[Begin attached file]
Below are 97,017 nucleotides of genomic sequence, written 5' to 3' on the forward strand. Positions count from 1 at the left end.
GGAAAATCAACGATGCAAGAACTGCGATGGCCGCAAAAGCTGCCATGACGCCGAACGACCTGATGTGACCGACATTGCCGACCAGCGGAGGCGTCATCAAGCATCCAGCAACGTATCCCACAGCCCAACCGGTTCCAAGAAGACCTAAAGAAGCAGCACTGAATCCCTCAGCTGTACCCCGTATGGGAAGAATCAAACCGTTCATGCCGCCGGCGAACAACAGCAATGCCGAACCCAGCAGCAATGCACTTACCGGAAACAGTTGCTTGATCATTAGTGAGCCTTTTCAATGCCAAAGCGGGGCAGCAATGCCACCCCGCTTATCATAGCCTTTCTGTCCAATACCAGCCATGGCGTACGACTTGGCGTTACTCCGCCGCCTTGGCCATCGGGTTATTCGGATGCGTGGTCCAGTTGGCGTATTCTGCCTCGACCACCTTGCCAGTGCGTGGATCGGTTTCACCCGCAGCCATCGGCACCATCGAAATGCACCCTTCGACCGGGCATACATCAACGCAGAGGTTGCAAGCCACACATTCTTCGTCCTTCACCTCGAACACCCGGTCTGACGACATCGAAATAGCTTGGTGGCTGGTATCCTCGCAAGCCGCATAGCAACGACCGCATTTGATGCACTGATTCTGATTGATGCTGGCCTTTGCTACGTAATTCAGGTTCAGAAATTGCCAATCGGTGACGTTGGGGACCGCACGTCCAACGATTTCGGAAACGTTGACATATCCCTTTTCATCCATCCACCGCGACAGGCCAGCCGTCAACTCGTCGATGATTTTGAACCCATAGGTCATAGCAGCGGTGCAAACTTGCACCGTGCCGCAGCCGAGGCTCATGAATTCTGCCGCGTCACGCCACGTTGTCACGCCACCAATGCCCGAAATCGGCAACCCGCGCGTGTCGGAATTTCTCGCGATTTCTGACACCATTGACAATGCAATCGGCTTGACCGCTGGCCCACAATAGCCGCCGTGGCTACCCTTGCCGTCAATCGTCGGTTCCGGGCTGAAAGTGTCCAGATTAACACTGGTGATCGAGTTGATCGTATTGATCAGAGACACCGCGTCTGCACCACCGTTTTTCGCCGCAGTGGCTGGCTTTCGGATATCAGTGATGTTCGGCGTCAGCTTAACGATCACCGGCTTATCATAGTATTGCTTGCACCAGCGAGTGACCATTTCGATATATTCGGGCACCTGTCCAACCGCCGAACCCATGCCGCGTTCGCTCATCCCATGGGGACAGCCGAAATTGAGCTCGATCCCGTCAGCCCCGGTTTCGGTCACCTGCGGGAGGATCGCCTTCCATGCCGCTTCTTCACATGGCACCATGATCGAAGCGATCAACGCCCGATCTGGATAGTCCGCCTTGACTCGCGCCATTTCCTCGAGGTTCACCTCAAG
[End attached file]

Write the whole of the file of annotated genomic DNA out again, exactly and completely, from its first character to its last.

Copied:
Below are 97,017 nucleotides of genomic sequence, written 5' to 3' on the forward strand. Positions count from 1 at the left end.
GGAAAATCAACGATGCAAGAACTGCGATGGCCGCAAAAGCTGCCATGACGCCGAACGACCTGATGTGACCGACATTGCCGACCAGCGGAGGCGTCATCAAGCATCCAGCAACGTATCCCACAGCCCAACCGGTTCCAAGAAGACCTAAAGAAGCAGCACTGAATCCCTCAGCTGTACCCCGTATGGGAAGAATCAAACCGTTCATGCCGCCGGCGAACAACAGCAATGCCGAACCCAGCAGCAATGCACTTACCGGAAACAGTTGCTTGATCATTAGTGAGCCTTTTCAATGCCAAAGCGGGGCAGCAATGCCACCCCGCTTATCATAGCCTTTCTGTCCAATACCAGCCATGGCGTACGACTTGGCGTTACTCCGCCGCCTTGGCCATCGGGTTATTCGGATGCGTGGTCCAGTTGGCGTATTCTGCCTCGACCACCTTGCCAGTGCGTGGATCGGTTTCACCCGCAGCCATCGGCACCATCGAAATGCACCCTTCGACCGGGCATACATCAACGCAGAGGTTGCAAGCCACACATTCTTCGTCCTTCACCTCGAACACCCGGTCTGACGACATCGAAATAGCTTGGTGGCTGGTATCCTCGCAAGCCGCATAGCAACGACCGCATTTGATGCACTGATTCTGATTGATGCTGGCCTTTGCTACGTAATTCAGGTTCAGAAATTGCCAATCGGTGACGTTGGGGACCGCACGTCCAACGATTTCGGAAACGTTGACATATCCCTTTTCATCCATCCACCGCGACAGGCCAGCCGTCAACTCGTCGATGATTTTGAACCCATAGGTCATAGCAGCGGTGCAAACTTGCACCGTGCCGCAGCCGAGGCTCATGAATTCTGCCGCGTCACGCCACGTTGTCACGCCACCAATGCCCGAAATCGGCAACCCGCGCGTGTCGGAATTTCTCGCGATTTCTGACACCATTGACAATGCAATCGGCTTGACCGCTGGCCCACAATAGCCGCCGTGGCTACCCTTGCCGTCAATCGTCGGTTCCGGGCTGAAAGTGTCCAGATTAACACTGGTGATCGAGTTGATCGTATTGATCAGAGACACCGCGTCTGCACCACCGTTTTTCGCCGCAGTGGCTGGCTTTCGGATATCAGTGATGTTCGGCGTCAGCTTAACGATCACCGGCTTATCATAGTATTGCTTGCACCAGCGAGTGACCATTTCGATATATTCGGGCACCTGTCCAACCGCCGAACCCATGCCGCGTTCGCTCATCCCATGGGGACAGCCGAAATTGAGCTCGATCCCGTCAGCCCCGGTTTCGGTCACCTGCGGGAGGATCGCCTTCCATGCCGCTTCTTCACATGGCACCATGATCGAAGCGATCAACGCCCGATCTGGATAGTCCGCCTTGACTCGCGCCATTTCCTCGAGGTTCACCTCAAG